Continental divide

Michigan's state Department of Education last week finally introduced its proposed curriculum for k-12 social studies. Although the plan has strong points--greater rigor and more focus on preparing students for college--it is also a classic case of political correctness run amok. One outrageous example is the demand that elementary students taking American history spend several months studying African history before beginning to learn about colonial America. Why? "Developers obsessed," says the Detroit News, "over how elementary school students would perceive the relationship between the first European colonists and Native Americans, and whether they would understand why African-Americans arrived in the United States on slave ships." But the teaching of U.S. history is about teaching, well, U.S. history--the key individuals, institutions, and ideas that forged America. Obviously, this should include honest discussions about slavery, its African roots, and Europeans' first contacts with Native Americans. A rational approach would reserve world history for world history class. But this and some other parts of Michigan's plan are more about politics than education. And that has no place in the classroom.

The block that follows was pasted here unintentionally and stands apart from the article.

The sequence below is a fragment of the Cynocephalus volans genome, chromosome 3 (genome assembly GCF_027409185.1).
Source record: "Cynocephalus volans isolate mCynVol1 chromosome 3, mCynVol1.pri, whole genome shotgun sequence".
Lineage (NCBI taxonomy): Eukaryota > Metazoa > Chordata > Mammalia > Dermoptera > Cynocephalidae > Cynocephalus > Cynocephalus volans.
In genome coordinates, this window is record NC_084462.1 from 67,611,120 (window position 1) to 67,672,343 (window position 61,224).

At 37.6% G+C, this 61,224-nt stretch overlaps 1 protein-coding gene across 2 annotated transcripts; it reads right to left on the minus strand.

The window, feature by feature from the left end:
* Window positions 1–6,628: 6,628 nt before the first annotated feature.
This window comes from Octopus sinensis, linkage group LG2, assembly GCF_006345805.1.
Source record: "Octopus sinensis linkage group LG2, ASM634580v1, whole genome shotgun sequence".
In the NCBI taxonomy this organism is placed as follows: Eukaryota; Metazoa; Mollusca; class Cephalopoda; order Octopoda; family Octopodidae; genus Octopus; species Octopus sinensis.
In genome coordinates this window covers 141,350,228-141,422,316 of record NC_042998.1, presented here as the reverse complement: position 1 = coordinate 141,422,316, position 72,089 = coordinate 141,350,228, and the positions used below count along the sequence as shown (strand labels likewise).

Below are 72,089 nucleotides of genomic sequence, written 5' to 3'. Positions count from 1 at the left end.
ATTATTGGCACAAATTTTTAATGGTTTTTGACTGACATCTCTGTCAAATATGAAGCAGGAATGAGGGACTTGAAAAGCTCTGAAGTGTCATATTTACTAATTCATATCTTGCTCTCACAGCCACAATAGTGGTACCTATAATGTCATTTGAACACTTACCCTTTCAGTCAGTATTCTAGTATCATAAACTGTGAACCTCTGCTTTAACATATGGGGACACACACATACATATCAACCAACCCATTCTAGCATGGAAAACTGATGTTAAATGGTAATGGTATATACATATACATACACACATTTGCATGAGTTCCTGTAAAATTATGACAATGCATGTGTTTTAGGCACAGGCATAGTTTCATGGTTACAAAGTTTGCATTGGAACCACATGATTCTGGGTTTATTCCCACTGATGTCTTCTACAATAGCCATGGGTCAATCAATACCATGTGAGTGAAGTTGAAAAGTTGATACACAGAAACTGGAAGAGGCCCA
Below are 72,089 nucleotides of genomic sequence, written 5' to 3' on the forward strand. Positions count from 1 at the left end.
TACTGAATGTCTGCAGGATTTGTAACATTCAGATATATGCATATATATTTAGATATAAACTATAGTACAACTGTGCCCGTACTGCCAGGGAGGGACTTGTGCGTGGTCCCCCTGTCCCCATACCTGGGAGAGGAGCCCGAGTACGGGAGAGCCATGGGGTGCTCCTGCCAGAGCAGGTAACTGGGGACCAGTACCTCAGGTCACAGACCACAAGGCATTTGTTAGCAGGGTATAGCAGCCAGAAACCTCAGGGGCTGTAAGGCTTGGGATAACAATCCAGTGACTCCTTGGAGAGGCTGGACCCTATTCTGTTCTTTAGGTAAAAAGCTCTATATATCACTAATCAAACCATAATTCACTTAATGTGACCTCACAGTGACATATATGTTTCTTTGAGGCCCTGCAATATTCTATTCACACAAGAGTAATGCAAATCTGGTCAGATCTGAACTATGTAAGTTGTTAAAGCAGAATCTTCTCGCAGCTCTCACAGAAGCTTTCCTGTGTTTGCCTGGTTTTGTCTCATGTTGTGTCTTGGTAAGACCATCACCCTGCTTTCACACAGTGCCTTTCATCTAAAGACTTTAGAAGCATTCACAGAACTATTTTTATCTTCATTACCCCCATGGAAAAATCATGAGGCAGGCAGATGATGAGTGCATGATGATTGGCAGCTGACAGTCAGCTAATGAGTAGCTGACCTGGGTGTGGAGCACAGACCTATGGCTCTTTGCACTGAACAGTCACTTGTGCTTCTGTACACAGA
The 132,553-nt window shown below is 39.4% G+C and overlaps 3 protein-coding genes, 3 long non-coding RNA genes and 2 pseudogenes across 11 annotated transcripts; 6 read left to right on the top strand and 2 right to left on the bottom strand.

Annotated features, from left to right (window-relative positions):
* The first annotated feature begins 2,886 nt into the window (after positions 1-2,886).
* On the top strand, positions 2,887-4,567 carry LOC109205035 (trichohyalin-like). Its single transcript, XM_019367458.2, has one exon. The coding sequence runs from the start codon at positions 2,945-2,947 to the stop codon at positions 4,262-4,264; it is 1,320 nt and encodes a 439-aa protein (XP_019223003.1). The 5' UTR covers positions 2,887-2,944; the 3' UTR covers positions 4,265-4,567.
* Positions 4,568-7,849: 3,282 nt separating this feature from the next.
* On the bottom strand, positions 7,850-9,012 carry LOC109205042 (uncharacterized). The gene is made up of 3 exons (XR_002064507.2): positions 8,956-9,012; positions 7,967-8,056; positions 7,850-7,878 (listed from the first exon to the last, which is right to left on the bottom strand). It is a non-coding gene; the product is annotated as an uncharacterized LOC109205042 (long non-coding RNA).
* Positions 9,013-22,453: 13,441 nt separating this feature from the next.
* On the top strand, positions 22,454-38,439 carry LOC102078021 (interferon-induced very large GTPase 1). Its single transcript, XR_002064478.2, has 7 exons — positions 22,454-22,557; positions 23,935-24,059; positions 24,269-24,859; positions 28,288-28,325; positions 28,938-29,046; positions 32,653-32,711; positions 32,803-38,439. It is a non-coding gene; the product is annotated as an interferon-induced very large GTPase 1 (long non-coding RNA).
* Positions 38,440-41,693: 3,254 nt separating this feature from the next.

"Drop political games from social studies plan," Detroit News, September 17, 2007